In this heartfelt article, Miriam Fogarty shares the story of her grandmother who moved to Uganda from England in the mid ’50. A trip of a lifetime, slow and filled with adventure and new things, an experience that will touch all of us. Thank you Miriam, for this special gift.
I didn’t even like her that much, I mean, I loved her as any granddaughter loves her grandmother, but I didn’t get along with her very well. Probably because we didn’t speak the same language, and by that I don’t only mean the verbal one. This is the story of my grandmother, Olwen.
Her language of love was different from the one I spoke. On top of that she expected that I – as a child- could understand effortlessly what she told me in my father’s tongue. She had a lot to say and, indeed, she did, but I didn’t listen to her.
What she told every night at the dinner table was for us grandchildren the same old story and t we had to listen to it every time that the grandparents came from England to stay with us for a fortnight.
If only I had known that hers was a special story, one that my classmates would never hear!
Born in 1920, Olwen was the first of six siblings. She was a dark haired, blue-eyed, short lady with a beautiful shy smile. She got married to Frank, around her 23rd birthday and had to leave her employment as a civil servant since during the war women in the UK were not allowed to have a job if married. As a housewife she had a lot of work anyway, for her first child was born within their first year of marriage.
Ten years and three kids later, she and her husband started feeling uncomfortable in their comfort zone, so they decided it was time to branch out. Frank applied for a job which would become the adventure of their life: a few weeks later the six of them were on a ship heading towards the east coast of Africa, knowing that they could not return for at least two years.
During the journey she saw things she only had read of: the Mediterranean and the Red Sea, two oceans, Gibraltar, the coast of Italy, the Suez Canal, Cape Guardafui, the cities of Mombasa and Nairobi, the Tsavo plain, the Rift Valley and the source of the Nile, with every kind of wildlife on the ground and in the air. After having travelled by ship for weeks, by train for days and, eventually, by car for hours they arrived in the little village in the middle of the bush north-west of Kampala that they would call home for many years to come.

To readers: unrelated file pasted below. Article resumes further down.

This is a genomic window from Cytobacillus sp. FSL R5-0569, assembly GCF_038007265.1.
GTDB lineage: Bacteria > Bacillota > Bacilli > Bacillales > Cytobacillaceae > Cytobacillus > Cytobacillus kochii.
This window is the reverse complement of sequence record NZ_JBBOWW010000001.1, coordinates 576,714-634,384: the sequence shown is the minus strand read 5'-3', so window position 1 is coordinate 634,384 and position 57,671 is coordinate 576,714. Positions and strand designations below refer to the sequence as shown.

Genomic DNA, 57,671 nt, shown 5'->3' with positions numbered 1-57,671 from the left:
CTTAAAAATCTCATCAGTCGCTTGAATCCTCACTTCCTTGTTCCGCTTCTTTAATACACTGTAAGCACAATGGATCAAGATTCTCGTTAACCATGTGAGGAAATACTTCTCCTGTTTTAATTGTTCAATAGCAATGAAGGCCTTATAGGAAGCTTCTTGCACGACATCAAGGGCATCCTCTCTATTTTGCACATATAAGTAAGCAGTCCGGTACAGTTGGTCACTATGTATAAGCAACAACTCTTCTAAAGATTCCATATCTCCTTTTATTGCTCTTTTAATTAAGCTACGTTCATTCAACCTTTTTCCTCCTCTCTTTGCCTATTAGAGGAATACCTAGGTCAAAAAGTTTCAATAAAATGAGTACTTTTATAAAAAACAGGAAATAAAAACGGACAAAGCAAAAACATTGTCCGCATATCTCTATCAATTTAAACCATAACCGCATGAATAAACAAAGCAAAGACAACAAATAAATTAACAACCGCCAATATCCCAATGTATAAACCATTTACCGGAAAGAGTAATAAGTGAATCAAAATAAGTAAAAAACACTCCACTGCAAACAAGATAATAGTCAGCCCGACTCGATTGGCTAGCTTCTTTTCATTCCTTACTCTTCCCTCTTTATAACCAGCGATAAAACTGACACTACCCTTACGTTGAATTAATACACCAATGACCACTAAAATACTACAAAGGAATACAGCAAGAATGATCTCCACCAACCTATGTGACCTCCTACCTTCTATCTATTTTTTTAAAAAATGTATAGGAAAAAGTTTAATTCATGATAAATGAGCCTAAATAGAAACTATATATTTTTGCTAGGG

They lived in a bungalow made of bricks, one of the few buildings of the village, the others were the school where Frank was employed, the church, the Parish house and another couple of houses where some families lived. No running water, no electricity, no gas, at least at the beginning. How Olwen managed to bring up four and later five and six children in those conditions is another story.
She had help for the household chores, while she dedicated most of her energies to the children, especially homeschooling them and doing a jolly good job indeed.
Many years later, when they moved to Kampala, she was able to get a job outside the home, but it was only in the last years of their stay.
She was also an excellent cook, baker, sewer, knitter, embroider and dress maker. In her free time she read books, daily local newspapers or one-week-old British newspapers. She also enjoyed writing letters to family and friends in the U.K., but she used telegrams for urgent matters, along with meeting the new friends she had made. The opportunity to borrow a car (and later even to buy their own) allowed the family to explore the area and experience a good deal of adventure, including driving a woman of the village to the nearest hospital, for she was in labour… and being too late!
There would be so much to tell about her pregnancies, miscarriages and births; about sending the children off to boarding school and to college and letting them go and live their lives, seeing them getting married to people from different cultures. Indeed, her life between different countries was not always easy. As when her first daughter got married and she could not be there in Ireland, or when she had to travel to Italy for her first son’s funeral.
As with all good stories, her expat experience did come to an end. What she didn’t know when she went back to Britain was that her travelling was far from being over.
After their return to England, Olwen and her husband visited regularly their children spread over four or five countries in two continents.
Time went by and unhappy events came along. Decisions had to be taken and some regarded her personally. She needed care and warm weather, so – by now almost ninety – she stepped for the last time on a plane flying back to the place where she had lived her greatest adventure, migrating like a bird for the longest winter of her life. Guest in her daughters house, a widow too, two dark skinned angels took care of her with respect and devotion, calling her Mama.
She suffered the pain of forgetting who she was, not being able to recognise even the children she had carried to life. But she did not forget her manners, even in the darkest times she always answered an offer of a cup of tea with a “yes, please” or “no, thank you”. She passed away aged 94, surrounded by love and dignity, under the sky of Kenya.